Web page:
The report went on to state that the Hospital Department lacked authority to draw supplies from the commissary.

Battle of Brandywine, Map

On August 25 the route was through Chester, to a camp near Wilmington on the 27th. On the same day that Washington arrived at Wilmington, Lord Howe landed with his army at Elkton. On September 3 General Maxwell’s Brigade was driven back and the Americans took up position behind Red Clay Creek; but on the 9th, in fear of being outflanked, Washington retired behind Brandywine Creek. The British followed slowly and prepared for battle. The American position had its center at Chad's Ford, where General Greene commanded four Continental brigades. The left wing consisted of the Pennsylvania, New Jersey and Delaware militia, under General Armstrong, extend-


ing to Pyle’s Ford. The Virginia and Maryland militia had not arrived. General Sullivan commanded the right wing near the forks of the creek and Jeffries’ Ford. The whole amounted to 11,000 men. Howe on the 11th tried the tactics which had succeeded so well at Long Island. While Knyphausen with some 6000 men advanced directly on Chad’s Ford, Cornwallis was sent up the stream to cross and outflank the American right.3 Through some contradictory orders and delays, the British plan succeeded fairly well. Sullivan's own division on the extreme right was driven off in rout; Stephen and Stirling made a stand but were also driven back; the entire right wing was now retreating. Greene came to the support of the right and held his ground until night. Knyphausen, who awaited the success of Cornwallis, was enabled to cross the ford, and the whole American army was obliged to retire. Though defeated, the new army had done better than at Long Island. The loss amounted to about 300 killed, 600 wounded and 400 prisoners, besides 11 guns. Among the wounded was Lafayette.

The British loss was much less. By their returns—probably correct—it was 89 killed, 448 wounded, and 6 missing. Sullivan was blamed in some quarters, and the Congress voted to relieve him again, as in Canada. But Washington, whose patience was scarcely less than the patience of Job, supported him and he retained his place. The retreating army halted that night and re-formed at Chester, retiring next day, through Philadelphia, to Germantown.

The battle of the Brandywine threw the somewhat disorganized Continental Army off to the west and made the tenure of Philadelphia uncertain. All the wounded who could move, or be moved, were started toward Philadelphia, in all kinds of country wagons and other conveyances, though they did not stop there long. It seems, from the account given by Paine of the rear at Germantown, that the wounded were accustomed to start early, and soon put several miles between themselves and the field of battle, these were the fortunate ones who could travel. The seriously wounded lay on the field, or were collected in such buildings as were at hand; in this case unattended.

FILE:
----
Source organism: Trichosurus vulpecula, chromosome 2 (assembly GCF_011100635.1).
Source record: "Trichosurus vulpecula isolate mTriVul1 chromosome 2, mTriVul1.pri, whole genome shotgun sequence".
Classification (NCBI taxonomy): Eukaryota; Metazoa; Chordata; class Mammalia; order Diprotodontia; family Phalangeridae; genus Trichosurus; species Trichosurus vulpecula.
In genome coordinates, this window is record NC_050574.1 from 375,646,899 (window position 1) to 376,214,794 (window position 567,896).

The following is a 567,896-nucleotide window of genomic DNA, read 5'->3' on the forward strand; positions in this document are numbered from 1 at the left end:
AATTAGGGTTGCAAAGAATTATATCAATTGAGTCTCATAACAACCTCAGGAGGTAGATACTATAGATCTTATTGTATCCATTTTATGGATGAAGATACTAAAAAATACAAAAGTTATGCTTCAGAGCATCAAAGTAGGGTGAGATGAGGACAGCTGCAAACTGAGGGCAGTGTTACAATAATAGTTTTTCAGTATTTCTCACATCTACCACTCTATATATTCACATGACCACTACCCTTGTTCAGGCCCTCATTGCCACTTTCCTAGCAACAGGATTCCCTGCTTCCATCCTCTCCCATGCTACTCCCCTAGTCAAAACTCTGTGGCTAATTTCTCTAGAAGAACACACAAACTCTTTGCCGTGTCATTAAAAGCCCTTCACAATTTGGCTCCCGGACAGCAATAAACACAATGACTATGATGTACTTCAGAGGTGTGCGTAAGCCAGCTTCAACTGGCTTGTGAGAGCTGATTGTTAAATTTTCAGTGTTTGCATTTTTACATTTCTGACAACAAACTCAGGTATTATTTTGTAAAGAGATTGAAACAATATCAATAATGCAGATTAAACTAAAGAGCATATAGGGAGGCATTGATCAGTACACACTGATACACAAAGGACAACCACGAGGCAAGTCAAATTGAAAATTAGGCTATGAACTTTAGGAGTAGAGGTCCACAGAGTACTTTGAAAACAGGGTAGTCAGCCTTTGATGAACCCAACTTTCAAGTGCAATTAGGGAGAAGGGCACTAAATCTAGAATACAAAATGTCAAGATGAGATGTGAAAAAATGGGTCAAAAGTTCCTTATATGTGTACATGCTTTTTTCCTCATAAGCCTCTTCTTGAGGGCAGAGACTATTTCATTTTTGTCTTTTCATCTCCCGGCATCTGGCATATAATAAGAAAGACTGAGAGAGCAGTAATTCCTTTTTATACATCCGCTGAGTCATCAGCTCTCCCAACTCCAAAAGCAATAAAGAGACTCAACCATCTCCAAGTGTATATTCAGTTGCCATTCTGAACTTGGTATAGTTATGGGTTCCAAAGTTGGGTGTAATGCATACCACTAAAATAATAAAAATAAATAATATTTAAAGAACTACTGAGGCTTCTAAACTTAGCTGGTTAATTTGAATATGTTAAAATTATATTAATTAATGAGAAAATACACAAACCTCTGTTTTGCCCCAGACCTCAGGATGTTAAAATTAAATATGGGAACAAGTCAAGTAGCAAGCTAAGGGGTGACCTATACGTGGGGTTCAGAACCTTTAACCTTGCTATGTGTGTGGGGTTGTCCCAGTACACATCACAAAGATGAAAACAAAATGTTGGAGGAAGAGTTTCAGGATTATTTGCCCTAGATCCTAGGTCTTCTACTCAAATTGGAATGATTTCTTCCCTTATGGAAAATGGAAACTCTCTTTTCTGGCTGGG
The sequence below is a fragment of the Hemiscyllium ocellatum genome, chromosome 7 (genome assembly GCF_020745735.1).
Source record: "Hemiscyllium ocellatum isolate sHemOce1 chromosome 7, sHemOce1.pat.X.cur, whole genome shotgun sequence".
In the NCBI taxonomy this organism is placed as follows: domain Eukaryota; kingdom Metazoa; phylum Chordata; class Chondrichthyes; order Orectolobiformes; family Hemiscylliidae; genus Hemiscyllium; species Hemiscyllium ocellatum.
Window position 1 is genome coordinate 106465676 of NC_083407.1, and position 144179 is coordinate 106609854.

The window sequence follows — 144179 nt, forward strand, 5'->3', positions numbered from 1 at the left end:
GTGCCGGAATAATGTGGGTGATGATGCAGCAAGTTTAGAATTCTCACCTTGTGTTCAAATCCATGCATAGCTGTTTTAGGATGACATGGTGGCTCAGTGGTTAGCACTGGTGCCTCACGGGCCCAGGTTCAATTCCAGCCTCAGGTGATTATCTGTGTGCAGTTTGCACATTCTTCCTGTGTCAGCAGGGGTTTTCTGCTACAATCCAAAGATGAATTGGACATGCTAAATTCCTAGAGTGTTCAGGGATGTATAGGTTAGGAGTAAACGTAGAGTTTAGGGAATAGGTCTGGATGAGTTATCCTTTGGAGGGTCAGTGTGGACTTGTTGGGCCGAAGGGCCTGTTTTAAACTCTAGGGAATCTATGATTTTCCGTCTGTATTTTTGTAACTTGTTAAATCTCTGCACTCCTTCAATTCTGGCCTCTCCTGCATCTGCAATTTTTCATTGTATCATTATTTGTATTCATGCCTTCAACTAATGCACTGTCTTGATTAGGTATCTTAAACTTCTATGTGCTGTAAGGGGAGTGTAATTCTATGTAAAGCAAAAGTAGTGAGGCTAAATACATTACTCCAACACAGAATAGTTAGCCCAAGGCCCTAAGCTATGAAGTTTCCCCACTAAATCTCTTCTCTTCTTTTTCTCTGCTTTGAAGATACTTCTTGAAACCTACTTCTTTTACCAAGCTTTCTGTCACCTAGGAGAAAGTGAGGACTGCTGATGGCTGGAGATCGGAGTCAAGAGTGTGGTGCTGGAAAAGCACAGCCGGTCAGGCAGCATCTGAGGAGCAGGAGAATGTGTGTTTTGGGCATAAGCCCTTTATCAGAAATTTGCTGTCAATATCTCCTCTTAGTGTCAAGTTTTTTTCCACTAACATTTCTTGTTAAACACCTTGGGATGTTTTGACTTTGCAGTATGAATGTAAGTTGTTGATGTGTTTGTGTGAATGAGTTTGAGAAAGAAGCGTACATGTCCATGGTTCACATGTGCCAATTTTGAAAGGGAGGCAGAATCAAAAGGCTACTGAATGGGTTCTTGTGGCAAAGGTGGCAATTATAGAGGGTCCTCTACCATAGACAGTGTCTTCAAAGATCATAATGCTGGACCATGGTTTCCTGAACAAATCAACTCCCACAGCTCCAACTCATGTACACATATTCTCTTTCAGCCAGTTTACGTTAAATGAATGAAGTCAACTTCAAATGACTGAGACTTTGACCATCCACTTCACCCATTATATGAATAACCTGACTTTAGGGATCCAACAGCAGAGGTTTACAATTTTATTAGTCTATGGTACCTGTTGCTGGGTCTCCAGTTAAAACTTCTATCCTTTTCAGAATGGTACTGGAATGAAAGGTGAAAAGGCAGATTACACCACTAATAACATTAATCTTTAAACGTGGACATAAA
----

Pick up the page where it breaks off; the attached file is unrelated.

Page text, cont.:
Captain Montressor notes in his reliable journal that the British wounded were removed to Wilmington and that the


Americans sent in surgeons to care for their wounded, on September 14, three days after the battle.

“Sep. 14th. A detachment, at 6 this morning, escorted our wounded to Wilmington. An engineer and Company and Carpenters went, in order to fit up Hospital & and this evening the noted Dr. Rush, a rebel Doctor and delegate, [arrived] with three surgeons to attend the wounded Rebels, left scattered in the Houses about the field of Battle, not attended by their Surgeons until now.”

On the previous day Washington had notified Lord Howe that he had appointed,

“agreeable to the permission accorded; Doctor Rush, Leiper and Latimer, and Mr. Willet, a mate in the Hospital, with their attendants, and also adds Doctors Way and Coats to the Surgeons”.

It is possible that these wounded received some attention from the British surgeons during the three days. They were cared for, as Dr. Allison states, at Concord Church, Springfield meeting house, and the meeting house at Bermingham. They appear to have been paroled and taken to Lancaster or Ephrata later. Those who escaped earlier were taken toward Philadelphia, and then to various hospitals to the west and north.

Ephrata was the principal hospital for the sick and severely wounded at Brandywine. It was a sort of monastic community of the German Baptists or Dunkards, having large houses for the various male and female zealots of that peculiar sect. The buildings were as suitable for hospital purposes as any to be found in that part of the country. They were similar to those in use at Bethlehem, Lititz and elsewhere during those years. There was a “Zion House,” a “Single Brethren's House”, “Kedar”, “Saal,” and so on: all large buildings, but with small rooms. A special feature of these buildings, most of which are yet standing, is the small and low doors in them, designed to inculcate humility. They must have had quite another effect on the attendants of the sick. About five hundred sick and wounded men were brought here after the battle, and the place remained in use as a hospital throughout the winter following. A number of the brethren and sisters volunteered as nurses. “Zion